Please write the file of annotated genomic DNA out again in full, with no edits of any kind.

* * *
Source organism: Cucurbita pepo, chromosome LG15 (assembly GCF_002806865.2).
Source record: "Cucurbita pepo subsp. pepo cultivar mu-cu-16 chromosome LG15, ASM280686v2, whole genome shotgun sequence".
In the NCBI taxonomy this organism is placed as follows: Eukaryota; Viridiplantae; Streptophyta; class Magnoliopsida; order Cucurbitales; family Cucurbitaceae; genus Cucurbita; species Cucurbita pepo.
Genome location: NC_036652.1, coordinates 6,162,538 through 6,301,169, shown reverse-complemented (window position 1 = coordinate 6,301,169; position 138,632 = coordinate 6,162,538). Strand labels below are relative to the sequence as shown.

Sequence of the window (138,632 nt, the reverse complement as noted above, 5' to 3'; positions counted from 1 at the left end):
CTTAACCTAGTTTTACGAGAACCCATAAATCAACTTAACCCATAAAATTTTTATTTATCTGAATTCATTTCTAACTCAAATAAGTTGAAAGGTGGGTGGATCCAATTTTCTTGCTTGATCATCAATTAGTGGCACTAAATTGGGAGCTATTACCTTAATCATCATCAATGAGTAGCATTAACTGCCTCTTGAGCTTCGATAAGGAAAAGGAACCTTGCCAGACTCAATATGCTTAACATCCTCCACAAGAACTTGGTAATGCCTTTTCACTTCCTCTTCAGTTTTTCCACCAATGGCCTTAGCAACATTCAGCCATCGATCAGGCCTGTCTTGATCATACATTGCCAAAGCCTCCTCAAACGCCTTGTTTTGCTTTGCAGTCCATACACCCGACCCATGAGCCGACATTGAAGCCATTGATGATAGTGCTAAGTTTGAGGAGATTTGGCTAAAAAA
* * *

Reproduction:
Source organism: Cucurbita pepo, chromosome LG15 (assembly GCF_002806865.2).
Source record: "Cucurbita pepo subsp. pepo cultivar mu-cu-16 chromosome LG15, ASM280686v2, whole genome shotgun sequence".
In the NCBI taxonomy this organism is placed as follows: Eukaryota; Viridiplantae; Streptophyta; class Magnoliopsida; order Cucurbitales; family Cucurbitaceae; genus Cucurbita; species Cucurbita pepo.
Genome location: NC_036652.1, coordinates 6,162,538 through 6,301,169, shown reverse-complemented (window position 1 = coordinate 6,301,169; position 138,632 = coordinate 6,162,538). Strand labels below are relative to the sequence as shown.

Sequence of the window (138,632 nt, the reverse complement as noted above, 5' to 3'; positions counted from 1 at the left end):
CTTAACCTAGTTTTACGAGAACCCATAAATCAACTTAACCCATAAAATTTTTATTTATCTGAATTCATTTCTAACTCAAATAAGTTGAAAGGTGGGTGGATCCAATTTTCTTGCTTGATCATCAATTAGTGGCACTAAATTGGGAGCTATTACCTTAATCATCATCAATGAGTAGCATTAACTGCCTCTTGAGCTTCGATAAGGAAAAGGAACCTTGCCAGACTCAATATGCTTAACATCCTCCACAAGAACTTGGTAATGCCTTTTCACTTCCTCTTCAGTTTTTCCACCAATGGCCTTAGCAACATTCAGCCATCGATCAGGCCTGTCTTGATCATACATTGCCAAAGCCTCCTCAAACGCCTTGTTTTGCTTTGCAGTCCATACACCCGACCCATGAGCCGACATTGAAGCCATTGATGATAGTGCTAAGTTTGAGGAGATTTGGCTAAAAAA